Topic: Graduate Education
by Thalia Robakis
Proposed Actions Currently the system of research lab as academic fiefdom entails a major power imbalance and encourages exploitation of students by the PI. There are too many graduate students and postdocs who exist only to provide cheap labor for the biomedical research machine.
Graduate student stipends should all come from individual or institutional training grants. Not R01s. This would enable central control of the number of trainees, preventing overproduction of PhDs. It would also reduce the power imbalance between PI and student in several ways. First, because the students would not be financially dependent on the PI, they would be more free to switch projects or labs if things were not going well. Second, the faculty administering the training grant would have an interest in the students’ scientific development but not in the particular funded project, thus avoiding conflicts of interest between the students’ development and the success of the PI’s research agenda. Third, graduate students would become a scarcer resource and therefore PIs would have more motivation to treat them well and manage them effectively. Fifth, since the graduate students’ support would not come out of the PI’s grant dollars, there would be less incentive for PIs to have to get their money’s worth out of the student (e.g., by creating pressurized work environments or delaying defenses). Instead, graduate students would represent a resource that would be of no monetary cost to the PI, and graduate students would distribute themselves to laboratories based on scientific interest and quality of the PI as a mentor, which would improve the incentives of PIs to become effective mentors. Sixth, in reducing the number of graduate students, the students themselves would represent a more highly selected and talented group, which should improve their desirability to PIs and hence improve their situation.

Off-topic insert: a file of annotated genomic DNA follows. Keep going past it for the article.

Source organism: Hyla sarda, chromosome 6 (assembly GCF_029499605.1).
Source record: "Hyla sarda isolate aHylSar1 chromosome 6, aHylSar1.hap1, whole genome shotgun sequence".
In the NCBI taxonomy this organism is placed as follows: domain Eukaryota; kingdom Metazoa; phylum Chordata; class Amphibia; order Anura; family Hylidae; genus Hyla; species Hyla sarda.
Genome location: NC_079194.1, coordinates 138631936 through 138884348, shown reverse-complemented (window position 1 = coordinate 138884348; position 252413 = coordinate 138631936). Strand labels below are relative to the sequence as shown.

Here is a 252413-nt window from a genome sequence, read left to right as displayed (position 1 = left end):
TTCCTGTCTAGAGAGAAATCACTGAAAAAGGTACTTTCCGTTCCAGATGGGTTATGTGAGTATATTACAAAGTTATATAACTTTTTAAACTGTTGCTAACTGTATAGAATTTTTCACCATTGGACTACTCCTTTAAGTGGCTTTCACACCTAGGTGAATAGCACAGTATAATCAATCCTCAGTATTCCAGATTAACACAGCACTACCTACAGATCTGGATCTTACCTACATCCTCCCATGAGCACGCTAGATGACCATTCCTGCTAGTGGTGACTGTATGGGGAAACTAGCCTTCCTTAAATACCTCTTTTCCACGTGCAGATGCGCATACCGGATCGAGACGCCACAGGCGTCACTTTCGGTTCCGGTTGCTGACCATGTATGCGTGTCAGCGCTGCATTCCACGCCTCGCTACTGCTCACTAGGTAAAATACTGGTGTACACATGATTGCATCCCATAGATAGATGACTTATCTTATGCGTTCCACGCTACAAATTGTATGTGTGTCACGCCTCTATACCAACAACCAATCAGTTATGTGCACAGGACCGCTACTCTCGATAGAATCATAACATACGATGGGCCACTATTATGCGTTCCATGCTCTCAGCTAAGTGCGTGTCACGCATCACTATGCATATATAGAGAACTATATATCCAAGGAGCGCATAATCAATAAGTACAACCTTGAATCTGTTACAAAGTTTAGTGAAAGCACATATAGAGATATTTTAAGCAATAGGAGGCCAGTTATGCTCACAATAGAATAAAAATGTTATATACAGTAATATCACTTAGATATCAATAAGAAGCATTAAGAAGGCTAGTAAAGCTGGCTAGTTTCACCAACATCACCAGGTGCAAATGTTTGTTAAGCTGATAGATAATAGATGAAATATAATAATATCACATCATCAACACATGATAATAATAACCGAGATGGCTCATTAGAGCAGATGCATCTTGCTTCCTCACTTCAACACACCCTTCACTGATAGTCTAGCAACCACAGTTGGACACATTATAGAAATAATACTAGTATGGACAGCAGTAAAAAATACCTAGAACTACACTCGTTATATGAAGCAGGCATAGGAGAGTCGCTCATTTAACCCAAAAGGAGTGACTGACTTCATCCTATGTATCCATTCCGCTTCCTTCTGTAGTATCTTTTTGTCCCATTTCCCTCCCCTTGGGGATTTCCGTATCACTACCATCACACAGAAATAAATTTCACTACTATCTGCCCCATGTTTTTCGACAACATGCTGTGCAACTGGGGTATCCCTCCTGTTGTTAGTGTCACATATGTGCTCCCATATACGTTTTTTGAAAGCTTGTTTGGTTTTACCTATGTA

Labor for research labs should be provided by expanding the force of permanent technicians with BS or MS degrees, and also of staff scientists who may have a PhD but do not aspire to head a laboratory. This would reduce PI reliance on grad student and postdoc labor and minimize incentives to extend PhD time.